2015 alcohol adspend drops below 1991

EditorNews Make a Comment

New Zealand’s annual measurement of alcohol adspend and consumption continues to surprise – just out today is a report from the Foundation for Advertising Research that shows the 2015 adspend was lower than 1991, which was the last year of the broadcast ad ban.

The graph measures total alcohol adspend on an inflation-adjusted basis and per capita consumption of alcohol by New Zealanders 15+ for the 29-year period 1987-2015.

The adspend figures are sourced from Nielsen with the consumption and inflation data from NZ Statistics. “To the best of our knowledge it is the only measure of adspend and consumption on a long-term basis in the world,” says foundation director Glen Wiggs.

There are several interesting features, Wiggs says:

  • There is clearly no correlation between adspend and consumption. Indeed 1998 was the year of the highest adspend and the lowest consumption. For selected short periods it can be argued that there is a correlation between adspend and consumption but if other short periods are selected it can equally be argued that there is an inverse correlation. Over the long-term there is no correlation thus there is no evidence that advertising increases consumption or vice-versa.
  • Until 1 February 1992 advertising brand or price in alcohol ads was banned on radio and television. This inhibited adspend but it is interesting to note that the level of adspend in 2015 was lower than 1991, which was the last year of the ban.
  • The lifting of the ban had an immediate effect on media share of adspend with television revenue increasing dramatically as did radio to a lesser extent. Newspapers and magazines lost marketshare and have never recovered.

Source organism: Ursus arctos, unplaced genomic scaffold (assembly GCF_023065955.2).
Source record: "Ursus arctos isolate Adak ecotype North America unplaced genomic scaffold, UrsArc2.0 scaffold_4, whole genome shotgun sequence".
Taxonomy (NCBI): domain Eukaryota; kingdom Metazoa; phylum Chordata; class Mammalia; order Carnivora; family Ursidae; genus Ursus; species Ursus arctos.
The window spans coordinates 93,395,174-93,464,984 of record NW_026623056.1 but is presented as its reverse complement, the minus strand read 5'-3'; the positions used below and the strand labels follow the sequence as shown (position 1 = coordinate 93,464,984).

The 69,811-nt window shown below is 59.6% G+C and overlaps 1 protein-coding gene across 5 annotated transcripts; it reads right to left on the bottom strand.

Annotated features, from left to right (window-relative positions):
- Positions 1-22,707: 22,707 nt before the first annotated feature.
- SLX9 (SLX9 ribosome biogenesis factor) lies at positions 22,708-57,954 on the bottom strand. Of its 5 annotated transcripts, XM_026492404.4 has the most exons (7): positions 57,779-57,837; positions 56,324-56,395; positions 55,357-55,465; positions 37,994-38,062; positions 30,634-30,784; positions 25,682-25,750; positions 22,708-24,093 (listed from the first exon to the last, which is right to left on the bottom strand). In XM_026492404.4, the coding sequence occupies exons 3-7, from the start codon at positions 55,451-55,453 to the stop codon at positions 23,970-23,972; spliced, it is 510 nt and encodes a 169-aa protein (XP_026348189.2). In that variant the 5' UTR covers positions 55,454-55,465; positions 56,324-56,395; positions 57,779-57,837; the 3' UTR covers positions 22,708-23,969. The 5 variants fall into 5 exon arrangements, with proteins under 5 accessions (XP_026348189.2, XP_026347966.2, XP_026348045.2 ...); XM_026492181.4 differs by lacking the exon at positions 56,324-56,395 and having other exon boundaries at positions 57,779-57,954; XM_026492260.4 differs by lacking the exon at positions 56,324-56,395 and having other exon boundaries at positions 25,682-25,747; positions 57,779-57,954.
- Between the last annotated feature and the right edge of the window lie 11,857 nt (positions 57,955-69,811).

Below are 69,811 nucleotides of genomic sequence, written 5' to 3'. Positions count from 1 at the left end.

• Online has a very modest share of adspend and is behind television, newspapers, magazines and outdoor. This is in stark contrast to the general trend of online becoming the dominant advertising medium overall.
  • 1987 was the year of the highest per capita consumption of alcohol at 10.333 litres compared with a comparatively moderate 8.695 litres in 2015. In our view this is due to the shift from quantity to quality. During the ban the development of brands was inhibited. A successful brand has a constellation of attributes but two essential requirements are quality and creative advertising. During the ban there was generous brewery support for sporting club bar facilities and pubs sold beer in jugs and flagons – it was all about volume sales of a commodity. Commencing with the lifting of the ban in 1992, there was rapid development of beer brands with emphasis on increased quality and attractive bottles and packaging. The wine industry followed the same track. There is now quite sophisticated competition with brands competing on quality.
  • Adspend varies greatly with the highest year (1998) being almost double that of the lowest year (2007). 2015 was well below the 29-year average and in the bottom quartile.

Ban ‘not justified’
“There is an ongoing debate on whether alcohol advertising should be restricted,” Wiggs said. “There is little question that there is a need to ensure that exposure by children and adolescents to alcohol ads should be minimised – but there appears to be little justification for a ban.

Share this Post